How is it possible to spot illegal activity, namely the sale of counterfeit and fake goods on the internet? ​

HTML tags can be used for this purpose. ​

HTML tags or in other words metadata is our friend when attempting to spot counterfeits/phishing and so on. Its structured information that describes explains, or otherwise makes it easier to retrieve, or manage an information resource. Web pages often include metadata in the form of metatags.

Metadata or HTML tags are snippets of text that describe a page’s content; metatags don’t appear on the page itself, only in the page’s source code. Tags tell browsers and search engines everything they need to know in a language they can understand. Google actually uses metatags with the goal of obtaining information about a page’s content and, ultimately, including it in the search results. When brands, slogans, and trademarks are placed on a website—as visible text, hidden text, or within HTML metatags—they affect search engine rankings.

When someone other than the brand owner uses this type of SEO, they unfairly affect rankings. Also known as SEO abuse. Such abuse occurs when unauthorized parties use a brand as a keyword in search marketing, triggering ads that divert traffic to sites promoting unrelated, counterfeit, or competitive brands. In this example of search engine marketing abuse, a luxury goods e-tailer has used another brand’s trademarked name in its ad copy—and has inappropriately purchased the corresponding keyword. That search ad leads to a site that is likely selling counterfeit goods. ​

These are just a few examples of SEO manipulation, that online abusers like to use. In the majority of cases, scammers, and web shops selling counterfeit goods tend to use popular keywords in the HTML tags which attract attention, like the brand’s name plus the words like an outlet, sale, and 50% off. Let’s see how we can spot that activity using the Domain Research platform. ​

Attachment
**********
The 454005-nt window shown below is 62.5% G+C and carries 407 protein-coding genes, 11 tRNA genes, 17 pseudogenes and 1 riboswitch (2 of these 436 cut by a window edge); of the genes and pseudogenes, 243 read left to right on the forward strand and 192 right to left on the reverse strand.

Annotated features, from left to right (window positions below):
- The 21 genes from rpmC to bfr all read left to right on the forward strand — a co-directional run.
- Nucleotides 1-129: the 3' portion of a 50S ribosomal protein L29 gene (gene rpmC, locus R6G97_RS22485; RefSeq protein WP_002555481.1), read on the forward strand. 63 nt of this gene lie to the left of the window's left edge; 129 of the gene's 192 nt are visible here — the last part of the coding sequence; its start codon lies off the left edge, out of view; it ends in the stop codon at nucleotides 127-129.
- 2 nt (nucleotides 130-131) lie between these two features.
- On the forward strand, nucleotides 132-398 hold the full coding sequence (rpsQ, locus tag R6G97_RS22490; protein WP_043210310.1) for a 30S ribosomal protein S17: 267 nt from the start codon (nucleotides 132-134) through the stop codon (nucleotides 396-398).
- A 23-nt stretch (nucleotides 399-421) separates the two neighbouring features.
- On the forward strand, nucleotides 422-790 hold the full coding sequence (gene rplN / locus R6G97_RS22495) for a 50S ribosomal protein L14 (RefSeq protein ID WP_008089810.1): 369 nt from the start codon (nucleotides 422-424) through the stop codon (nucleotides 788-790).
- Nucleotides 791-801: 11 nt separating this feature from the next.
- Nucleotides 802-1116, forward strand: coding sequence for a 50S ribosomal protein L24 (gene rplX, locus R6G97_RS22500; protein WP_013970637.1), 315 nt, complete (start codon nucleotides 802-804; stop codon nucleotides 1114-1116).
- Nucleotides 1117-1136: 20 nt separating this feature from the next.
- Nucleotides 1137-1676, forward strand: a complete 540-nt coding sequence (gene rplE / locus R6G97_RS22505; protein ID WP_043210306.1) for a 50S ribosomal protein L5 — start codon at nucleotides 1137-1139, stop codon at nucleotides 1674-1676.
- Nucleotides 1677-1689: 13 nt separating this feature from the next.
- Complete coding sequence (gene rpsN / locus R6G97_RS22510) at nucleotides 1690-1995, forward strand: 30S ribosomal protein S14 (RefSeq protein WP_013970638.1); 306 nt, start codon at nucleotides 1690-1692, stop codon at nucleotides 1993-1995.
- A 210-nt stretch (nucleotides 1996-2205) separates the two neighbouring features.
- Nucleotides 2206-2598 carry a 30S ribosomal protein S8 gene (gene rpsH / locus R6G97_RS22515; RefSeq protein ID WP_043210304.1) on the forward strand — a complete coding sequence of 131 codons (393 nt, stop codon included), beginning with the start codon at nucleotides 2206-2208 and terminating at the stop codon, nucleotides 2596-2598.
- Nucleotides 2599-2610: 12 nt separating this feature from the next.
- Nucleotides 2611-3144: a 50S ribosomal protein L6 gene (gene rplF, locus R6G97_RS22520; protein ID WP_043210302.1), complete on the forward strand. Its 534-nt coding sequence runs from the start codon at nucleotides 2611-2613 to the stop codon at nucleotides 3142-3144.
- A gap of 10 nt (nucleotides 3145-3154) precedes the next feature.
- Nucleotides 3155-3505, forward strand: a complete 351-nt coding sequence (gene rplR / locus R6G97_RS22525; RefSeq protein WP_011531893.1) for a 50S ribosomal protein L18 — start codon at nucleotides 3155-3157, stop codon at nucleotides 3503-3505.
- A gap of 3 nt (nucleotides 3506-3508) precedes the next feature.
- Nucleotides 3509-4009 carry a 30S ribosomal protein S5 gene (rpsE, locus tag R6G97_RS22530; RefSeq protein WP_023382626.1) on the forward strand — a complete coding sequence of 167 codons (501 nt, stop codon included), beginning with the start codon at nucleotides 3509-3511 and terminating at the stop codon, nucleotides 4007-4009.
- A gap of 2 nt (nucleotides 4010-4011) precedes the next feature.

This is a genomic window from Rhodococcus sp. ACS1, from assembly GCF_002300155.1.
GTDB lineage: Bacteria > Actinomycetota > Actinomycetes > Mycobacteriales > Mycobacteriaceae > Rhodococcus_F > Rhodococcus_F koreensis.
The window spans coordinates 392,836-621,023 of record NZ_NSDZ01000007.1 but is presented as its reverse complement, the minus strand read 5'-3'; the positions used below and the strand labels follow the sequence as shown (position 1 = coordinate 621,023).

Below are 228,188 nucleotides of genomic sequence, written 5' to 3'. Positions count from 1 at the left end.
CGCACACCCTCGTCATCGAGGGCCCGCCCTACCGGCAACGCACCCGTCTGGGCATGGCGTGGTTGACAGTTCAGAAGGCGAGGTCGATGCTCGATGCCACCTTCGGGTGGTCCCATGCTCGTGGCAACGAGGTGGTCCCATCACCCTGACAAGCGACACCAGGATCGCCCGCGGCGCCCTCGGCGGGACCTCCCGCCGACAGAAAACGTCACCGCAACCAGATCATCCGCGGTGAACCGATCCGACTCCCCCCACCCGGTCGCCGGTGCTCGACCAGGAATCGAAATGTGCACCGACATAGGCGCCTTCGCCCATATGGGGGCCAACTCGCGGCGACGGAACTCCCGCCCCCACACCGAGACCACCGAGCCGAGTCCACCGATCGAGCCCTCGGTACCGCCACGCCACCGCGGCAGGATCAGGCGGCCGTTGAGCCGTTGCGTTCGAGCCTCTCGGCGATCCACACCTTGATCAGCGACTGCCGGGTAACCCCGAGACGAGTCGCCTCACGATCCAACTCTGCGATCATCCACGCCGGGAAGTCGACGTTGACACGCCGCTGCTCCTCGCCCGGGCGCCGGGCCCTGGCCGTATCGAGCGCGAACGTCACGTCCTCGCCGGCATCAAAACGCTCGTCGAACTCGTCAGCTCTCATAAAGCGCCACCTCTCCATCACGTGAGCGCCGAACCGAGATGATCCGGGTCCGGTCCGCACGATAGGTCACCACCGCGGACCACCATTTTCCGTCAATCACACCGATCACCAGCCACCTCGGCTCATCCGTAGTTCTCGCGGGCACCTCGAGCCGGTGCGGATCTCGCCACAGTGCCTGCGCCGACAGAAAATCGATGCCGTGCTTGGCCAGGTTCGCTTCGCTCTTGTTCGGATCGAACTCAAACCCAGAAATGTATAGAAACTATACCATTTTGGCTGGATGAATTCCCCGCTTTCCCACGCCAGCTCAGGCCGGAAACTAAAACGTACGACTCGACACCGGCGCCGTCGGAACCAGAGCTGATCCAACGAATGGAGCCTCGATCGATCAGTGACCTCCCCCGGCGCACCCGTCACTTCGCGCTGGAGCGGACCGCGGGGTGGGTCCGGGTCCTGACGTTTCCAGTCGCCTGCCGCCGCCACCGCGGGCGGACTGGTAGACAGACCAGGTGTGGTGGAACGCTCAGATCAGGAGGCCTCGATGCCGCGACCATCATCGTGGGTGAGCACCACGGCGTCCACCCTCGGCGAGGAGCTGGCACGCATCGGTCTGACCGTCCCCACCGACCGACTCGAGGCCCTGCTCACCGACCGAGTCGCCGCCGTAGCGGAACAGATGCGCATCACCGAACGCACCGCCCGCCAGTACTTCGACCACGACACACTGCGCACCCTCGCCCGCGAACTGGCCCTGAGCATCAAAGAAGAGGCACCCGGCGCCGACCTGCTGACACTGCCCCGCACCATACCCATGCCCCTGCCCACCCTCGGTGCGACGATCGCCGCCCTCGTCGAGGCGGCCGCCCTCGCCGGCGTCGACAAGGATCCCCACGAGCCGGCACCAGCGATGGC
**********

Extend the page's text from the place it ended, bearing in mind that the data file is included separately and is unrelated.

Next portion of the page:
Using HTML tags to combat counterfeiters

Domain Research database contains the HTML data of over 1.4 billion sites. HTML data includes meta description, meta keywords, H1 titles and other tags that basically reflect up to 90% of the content of a particular site's homepage.

So how do we use HTML tags within Domain Research for brand protection or marketing purposes?

Let's say, you want to identify online stores that sell counterfeit goods. A good example might be googling a list of Top 10 Bestselling, Popular Clothing Brands in the World. One of them is Prada. So, let’s take a look at whether counterfeiters use this brand name.

As discussed before, it is safe to assume that they are going to have the brand name which they are ripping off together with words like sale or discount in their meta-information.

So that is what we are going to use.

Type the name of a brand and the word ‘sale’ into the HTML content filter of the Advanced Search tool you will be able to identify all the websites that contain these words in the meta-information.

We will look for All words in different sequences like ‘Prada sale’, ‘sale Prada’, there might be something else within this phrase, and we can also look for it as an exact phrase.

It is important to narrow your search by excluding certain keywords from the search, like 'blog’ or ‘magazine’, or even the words ‘Devil wears’ since we are not interested in searching websites relating to the movie. By excluding these we will reduce the number of false positives.

DomainCrawler’s database for example contains 387 domains that have these keywords somewhere in metadata and these appear as a list of TLDs.

We can then choose to select one of the links. For example,

After selecting the link, the first thing we have to do is to see where exactly the searched keyword is mentioned and which other brands might be there.

We can track and trace HTML content historically, including information about other brands, which can be useful in the case of joint action taken with another brand to shut down a website. From this link we see that Prada is used in all HTML tags, sometimes it is combined with the word ‘sale’, and we also can detect other brands used along with Prada-like: Gucci, Louis Vuitton, and others.


Using DomainCrawler’s Domain Research tool, we can investigate domains that have certain keywords in the HTML content by using specific keywords that you are interested in. We can see historical changes and reduce the number of false-positive results by specifying what we are looking for. From the results we can understand what SEO manipulations scammers are doing with the brand. Once we have a certain number of domains that meet our searched criteria, we are ready to take the next step which is using DNS records.



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